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Old May 24, 2008, 3:51 PM   #1
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A friend of mine has an older Nikon autofocus film SLR, with 3 lenses. He would like to get a dSLR, but the lenses he's got won't autofocus on the D40, D40X or the D60. The least expensive Nikon dSLR that will work with the lenses he already has is the D80 at about $750, and that's more than he's willing to spend. He could go with a used D50 or D70 for about $350 or $400, but the consensus here seems to have been that buying a used dSLR is not such a good idea. So what's he supposed to do?

And I'm certain he's not the only one in this situation. Nikon has abandoned all the casual amateur photographers that have, for years, used their Nikon film SLRs, when it dropped the autofocus motor from its line of entry level dSLRs.

Was putting the autofocus motor in the body a bad idea? I don't no. But what I do know is that when you make a decision regarding the infrastructure of a system, you stick with it, whatever it was.

This would be like the United Kingdom saying something like: "We were wrong, and everyone else was right. Driving on the right side of the road is better. From here on, cars made for the UK will have the steering wheels on the left. We'll start moving traffic signs to the other side of the road, and will finish as soon as possible, probably in a couple of years. In the mean time, everyone should start driving on the right side of the road instead of the left."

You don't simply abandon one system of doing things when you've got a lot of infrastructure in place to support that system. That's why the US will never switch to the Metric System.
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Old May 24, 2008, 5:24 PM   #2
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This has been one of the more common arguments and complaints. At first thought, it seems like it was a mistake. However, these cameras have recieved nothing but praise, and Nikon has actually gained ground in market share at the entry level. So it seems most people aren't discouraged by the lack of a focus motor. It's also not the first time that a camera maker has changed mounts...Nikon has done it in the past as has Canon, and the world didn't tilt off it's axis and both compaies survived. And it's possible that as we move toward cheaper full frame cameras, at some point in time, the DX format will become the odd man out (although not anytime soon I wouldn't think). In truth, there are plenty of lenses available that will focus with the entry level Nikons, that cover most every shooting range. True, there are no AF primes available, but I don't think the average user of the D60-40-40x cares to shoot with primes. Heck, I shoot alot, and rarely use primes. Another thing to consider, is the kit lenses that come with the D60 are solid performers and won't add a huge premium to the price of the camera. The older film lenses (at least the consumer grade zooms) have issues on the digital bodies and in reality are outperformed by the newer consumer grade zooms. So by saving a couple of bucks by trying to pair old lenses with the new body, I think you're giving up quite a bit in image quality. Sell the old lenses and spring for a whole new system would be my recommendation. Really, the only people who should be bothered by the lack of a focus motor are working pro's who have some of the top end older glass that isn't AF-S...but then again, those guys are shooting with the D40-40x-60 anyway.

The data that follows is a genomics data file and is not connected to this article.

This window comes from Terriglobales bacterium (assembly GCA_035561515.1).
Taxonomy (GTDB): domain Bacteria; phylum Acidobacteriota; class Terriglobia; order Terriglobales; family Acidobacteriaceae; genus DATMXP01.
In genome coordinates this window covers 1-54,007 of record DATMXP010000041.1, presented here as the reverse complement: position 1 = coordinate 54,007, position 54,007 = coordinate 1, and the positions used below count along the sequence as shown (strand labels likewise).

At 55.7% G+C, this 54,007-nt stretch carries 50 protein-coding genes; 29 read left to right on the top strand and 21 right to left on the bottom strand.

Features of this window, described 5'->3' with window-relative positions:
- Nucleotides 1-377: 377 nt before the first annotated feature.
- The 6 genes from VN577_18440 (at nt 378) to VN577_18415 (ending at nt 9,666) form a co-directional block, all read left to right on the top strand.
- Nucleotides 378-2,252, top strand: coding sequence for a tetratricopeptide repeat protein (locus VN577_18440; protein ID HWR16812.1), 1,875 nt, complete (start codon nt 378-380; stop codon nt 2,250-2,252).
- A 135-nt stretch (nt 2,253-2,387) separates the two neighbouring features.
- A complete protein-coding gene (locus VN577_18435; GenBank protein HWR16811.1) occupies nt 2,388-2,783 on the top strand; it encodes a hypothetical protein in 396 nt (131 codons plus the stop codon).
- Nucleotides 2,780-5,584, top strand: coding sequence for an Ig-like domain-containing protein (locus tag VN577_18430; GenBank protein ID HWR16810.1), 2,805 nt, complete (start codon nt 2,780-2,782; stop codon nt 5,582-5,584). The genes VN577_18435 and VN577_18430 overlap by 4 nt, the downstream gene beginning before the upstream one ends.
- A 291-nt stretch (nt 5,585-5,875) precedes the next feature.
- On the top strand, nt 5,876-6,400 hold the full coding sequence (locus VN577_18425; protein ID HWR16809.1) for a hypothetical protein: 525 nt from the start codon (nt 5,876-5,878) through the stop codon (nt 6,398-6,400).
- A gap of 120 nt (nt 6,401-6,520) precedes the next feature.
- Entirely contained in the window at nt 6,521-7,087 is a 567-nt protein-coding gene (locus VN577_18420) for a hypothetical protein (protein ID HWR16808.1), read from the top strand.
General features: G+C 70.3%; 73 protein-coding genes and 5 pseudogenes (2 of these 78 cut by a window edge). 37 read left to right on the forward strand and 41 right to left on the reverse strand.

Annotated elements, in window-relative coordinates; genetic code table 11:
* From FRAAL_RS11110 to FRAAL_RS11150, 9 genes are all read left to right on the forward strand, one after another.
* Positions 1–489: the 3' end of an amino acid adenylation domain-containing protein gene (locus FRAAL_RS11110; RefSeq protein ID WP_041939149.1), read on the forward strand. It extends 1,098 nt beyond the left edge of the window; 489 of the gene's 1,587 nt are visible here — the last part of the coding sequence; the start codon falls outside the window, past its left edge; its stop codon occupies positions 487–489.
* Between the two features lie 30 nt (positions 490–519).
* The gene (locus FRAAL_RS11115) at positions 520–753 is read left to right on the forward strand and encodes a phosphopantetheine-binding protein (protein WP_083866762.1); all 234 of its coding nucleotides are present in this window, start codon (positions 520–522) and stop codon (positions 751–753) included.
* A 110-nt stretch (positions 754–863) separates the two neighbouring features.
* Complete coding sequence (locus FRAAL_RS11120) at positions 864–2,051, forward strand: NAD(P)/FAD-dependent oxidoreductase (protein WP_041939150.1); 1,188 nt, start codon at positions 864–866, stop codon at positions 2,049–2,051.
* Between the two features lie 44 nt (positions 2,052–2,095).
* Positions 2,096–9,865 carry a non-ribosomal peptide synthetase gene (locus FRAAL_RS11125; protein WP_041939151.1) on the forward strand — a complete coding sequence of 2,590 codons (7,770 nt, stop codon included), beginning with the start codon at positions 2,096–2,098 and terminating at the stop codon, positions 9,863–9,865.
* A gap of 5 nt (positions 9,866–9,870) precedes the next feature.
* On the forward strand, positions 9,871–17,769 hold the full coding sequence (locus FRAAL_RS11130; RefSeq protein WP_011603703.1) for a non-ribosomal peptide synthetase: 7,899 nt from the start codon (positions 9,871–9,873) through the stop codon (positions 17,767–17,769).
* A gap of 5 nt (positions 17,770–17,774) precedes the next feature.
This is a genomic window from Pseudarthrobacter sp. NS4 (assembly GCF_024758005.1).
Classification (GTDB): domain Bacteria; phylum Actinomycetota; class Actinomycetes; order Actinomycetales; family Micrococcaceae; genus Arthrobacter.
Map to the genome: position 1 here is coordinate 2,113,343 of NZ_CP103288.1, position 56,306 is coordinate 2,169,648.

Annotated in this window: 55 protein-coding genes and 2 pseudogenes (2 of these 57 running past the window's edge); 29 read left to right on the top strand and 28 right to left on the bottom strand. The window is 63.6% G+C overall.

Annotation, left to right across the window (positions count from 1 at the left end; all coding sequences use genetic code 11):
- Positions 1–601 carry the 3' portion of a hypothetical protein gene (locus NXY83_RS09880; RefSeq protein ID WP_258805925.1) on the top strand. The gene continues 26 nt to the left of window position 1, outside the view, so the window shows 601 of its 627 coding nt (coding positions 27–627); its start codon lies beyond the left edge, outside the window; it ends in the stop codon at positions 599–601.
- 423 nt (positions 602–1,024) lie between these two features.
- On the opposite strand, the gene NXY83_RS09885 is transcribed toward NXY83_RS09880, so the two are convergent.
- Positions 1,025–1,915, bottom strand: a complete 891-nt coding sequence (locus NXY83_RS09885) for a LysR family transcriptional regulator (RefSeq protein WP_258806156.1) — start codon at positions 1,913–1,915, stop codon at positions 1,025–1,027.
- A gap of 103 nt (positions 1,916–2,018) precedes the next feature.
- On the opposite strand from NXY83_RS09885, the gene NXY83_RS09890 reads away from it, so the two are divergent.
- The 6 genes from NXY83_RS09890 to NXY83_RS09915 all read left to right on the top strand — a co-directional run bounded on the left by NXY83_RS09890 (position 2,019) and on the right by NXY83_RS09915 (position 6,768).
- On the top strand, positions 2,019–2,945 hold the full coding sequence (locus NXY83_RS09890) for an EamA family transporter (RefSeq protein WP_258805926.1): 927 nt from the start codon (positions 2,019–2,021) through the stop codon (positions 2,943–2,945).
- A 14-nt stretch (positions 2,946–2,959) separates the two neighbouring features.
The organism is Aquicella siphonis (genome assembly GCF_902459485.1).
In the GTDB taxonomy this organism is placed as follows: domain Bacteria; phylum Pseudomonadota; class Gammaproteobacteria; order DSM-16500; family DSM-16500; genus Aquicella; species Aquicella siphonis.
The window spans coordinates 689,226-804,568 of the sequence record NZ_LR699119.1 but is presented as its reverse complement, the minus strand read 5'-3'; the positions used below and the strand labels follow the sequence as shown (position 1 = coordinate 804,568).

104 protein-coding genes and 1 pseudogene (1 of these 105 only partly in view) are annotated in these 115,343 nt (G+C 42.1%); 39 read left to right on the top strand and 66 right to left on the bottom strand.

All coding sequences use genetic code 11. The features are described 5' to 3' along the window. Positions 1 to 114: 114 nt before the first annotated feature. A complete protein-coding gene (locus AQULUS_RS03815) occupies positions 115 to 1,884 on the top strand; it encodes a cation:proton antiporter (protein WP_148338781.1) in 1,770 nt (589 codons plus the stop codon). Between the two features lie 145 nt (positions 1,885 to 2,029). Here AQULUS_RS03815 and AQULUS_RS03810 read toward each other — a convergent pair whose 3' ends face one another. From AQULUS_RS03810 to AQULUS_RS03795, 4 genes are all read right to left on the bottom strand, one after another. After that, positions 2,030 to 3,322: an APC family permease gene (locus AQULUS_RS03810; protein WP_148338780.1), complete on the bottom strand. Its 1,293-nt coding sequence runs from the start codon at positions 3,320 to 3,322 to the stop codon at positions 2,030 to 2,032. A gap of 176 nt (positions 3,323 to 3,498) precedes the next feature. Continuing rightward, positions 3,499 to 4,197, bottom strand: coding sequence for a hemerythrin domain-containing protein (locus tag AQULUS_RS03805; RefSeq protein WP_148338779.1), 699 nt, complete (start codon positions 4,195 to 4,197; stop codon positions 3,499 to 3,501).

I initially thought it was a bad move too..my original plan was to pick one of these bodies up as a back up...then I realized all my lenses except 2 would work (the 50mm f1.8 and my older 105 micro which I never use AF for anyway) and they are my least used lenses. I don't want to sound like a Nikon fanboy, but i just don't think it's that big of deal anymore. I still think the biggest issue with these bodies is the poorer 3 pt AF system, and the lack of customization available. But then again, these are consumer bodies and don't fit my style of shooting anyway.

Just my opinion...which is only worth what you paid for it.
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Old May 25, 2008, 11:35 AM   #3
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According to latest sales data,Nikon'sstrategyis a success: " The brisk sales by Nikon were attributed to a successive introduction of models designed for beginners. Canon Inc., which occupied the largest shares in similar surveys conducted by BCN in 2005 and 2006, dropped to the second place in the latest survey "